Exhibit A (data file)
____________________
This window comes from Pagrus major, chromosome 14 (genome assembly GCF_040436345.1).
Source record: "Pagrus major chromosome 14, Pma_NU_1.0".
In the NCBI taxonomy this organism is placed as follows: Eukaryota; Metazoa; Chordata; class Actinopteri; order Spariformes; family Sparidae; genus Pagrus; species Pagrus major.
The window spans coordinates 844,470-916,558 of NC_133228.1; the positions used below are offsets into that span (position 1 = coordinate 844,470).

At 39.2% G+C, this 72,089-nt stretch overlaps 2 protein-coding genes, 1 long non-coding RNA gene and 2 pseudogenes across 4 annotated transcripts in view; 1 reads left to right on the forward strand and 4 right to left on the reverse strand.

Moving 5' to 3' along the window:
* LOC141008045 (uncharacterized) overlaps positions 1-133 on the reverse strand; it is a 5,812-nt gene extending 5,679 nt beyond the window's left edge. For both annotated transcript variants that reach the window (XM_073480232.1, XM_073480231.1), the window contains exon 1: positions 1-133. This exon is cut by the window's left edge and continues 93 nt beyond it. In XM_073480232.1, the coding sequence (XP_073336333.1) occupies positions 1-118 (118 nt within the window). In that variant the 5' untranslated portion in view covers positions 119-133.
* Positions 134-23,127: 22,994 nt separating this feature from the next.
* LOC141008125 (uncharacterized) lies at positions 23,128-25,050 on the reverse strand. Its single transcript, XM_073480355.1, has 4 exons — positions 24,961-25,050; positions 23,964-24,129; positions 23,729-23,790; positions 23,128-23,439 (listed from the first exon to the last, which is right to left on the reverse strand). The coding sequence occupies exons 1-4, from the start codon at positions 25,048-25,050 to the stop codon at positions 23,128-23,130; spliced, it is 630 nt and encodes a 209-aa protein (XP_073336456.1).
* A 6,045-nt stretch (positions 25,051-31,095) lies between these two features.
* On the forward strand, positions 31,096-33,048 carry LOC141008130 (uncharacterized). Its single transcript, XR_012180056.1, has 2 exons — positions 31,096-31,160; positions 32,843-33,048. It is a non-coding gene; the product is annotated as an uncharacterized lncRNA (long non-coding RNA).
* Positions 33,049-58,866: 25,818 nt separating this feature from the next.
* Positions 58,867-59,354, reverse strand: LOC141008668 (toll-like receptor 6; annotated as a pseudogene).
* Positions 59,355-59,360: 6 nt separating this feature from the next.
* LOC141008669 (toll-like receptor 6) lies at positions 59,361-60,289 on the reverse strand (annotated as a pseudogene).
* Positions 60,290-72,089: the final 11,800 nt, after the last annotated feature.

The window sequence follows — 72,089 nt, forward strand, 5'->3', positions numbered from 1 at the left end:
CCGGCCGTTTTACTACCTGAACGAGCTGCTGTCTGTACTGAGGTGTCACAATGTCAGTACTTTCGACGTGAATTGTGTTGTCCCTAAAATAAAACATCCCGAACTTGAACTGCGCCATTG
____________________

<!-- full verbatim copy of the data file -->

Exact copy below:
This window comes from Pagrus major, chromosome 14 (genome assembly GCF_040436345.1).
Source record: "Pagrus major chromosome 14, Pma_NU_1.0".
In the NCBI taxonomy this organism is placed as follows: Eukaryota; Metazoa; Chordata; class Actinopteri; order Spariformes; family Sparidae; genus Pagrus; species Pagrus major.
The window spans coordinates 844,470-916,558 of NC_133228.1; the positions used below are offsets into that span (position 1 = coordinate 844,470).

At 39.2% G+C, this 72,089-nt stretch overlaps 2 protein-coding genes, 1 long non-coding RNA gene and 2 pseudogenes across 4 annotated transcripts in view; 1 reads left to right on the forward strand and 4 right to left on the reverse strand.

Moving 5' to 3' along the window:
* LOC141008045 (uncharacterized) overlaps positions 1-133 on the reverse strand; it is a 5,812-nt gene extending 5,679 nt beyond the window's left edge. For both annotated transcript variants that reach the window (XM_073480232.1, XM_073480231.1), the window contains exon 1: positions 1-133. This exon is cut by the window's left edge and continues 93 nt beyond it. In XM_073480232.1, the coding sequence (XP_073336333.1) occupies positions 1-118 (118 nt within the window). In that variant the 5' untranslated portion in view covers positions 119-133.
* Positions 134-23,127: 22,994 nt separating this feature from the next.
* LOC141008125 (uncharacterized) lies at positions 23,128-25,050 on the reverse strand. Its single transcript, XM_073480355.1, has 4 exons — positions 24,961-25,050; positions 23,964-24,129; positions 23,729-23,790; positions 23,128-23,439 (listed from the first exon to the last, which is right to left on the reverse strand). The coding sequence occupies exons 1-4, from the start codon at positions 25,048-25,050 to the stop codon at positions 23,128-23,130; spliced, it is 630 nt and encodes a 209-aa protein (XP_073336456.1).
* A 6,045-nt stretch (positions 25,051-31,095) lies between these two features.
* On the forward strand, positions 31,096-33,048 carry LOC141008130 (uncharacterized). Its single transcript, XR_012180056.1, has 2 exons — positions 31,096-31,160; positions 32,843-33,048. It is a non-coding gene; the product is annotated as an uncharacterized lncRNA (long non-coding RNA).
* Positions 33,049-58,866: 25,818 nt separating this feature from the next.
* Positions 58,867-59,354, reverse strand: LOC141008668 (toll-like receptor 6; annotated as a pseudogene).
* Positions 59,355-59,360: 6 nt separating this feature from the next.
* LOC141008669 (toll-like receptor 6) lies at positions 59,361-60,289 on the reverse strand (annotated as a pseudogene).
* Positions 60,290-72,089: the final 11,800 nt, after the last annotated feature.

The window sequence follows — 72,089 nt, forward strand, 5'->3', positions numbered from 1 at the left end:
CCGGCCGTTTTACTACCTGAACGAGCTGCTGTCTGTACTGAGGTGTCACAATGTCAGTACTTTCGACGTGAATTGTGTTGTCCCTAAAATAAAACATCCCGAACTTGAACTGCGCCATTG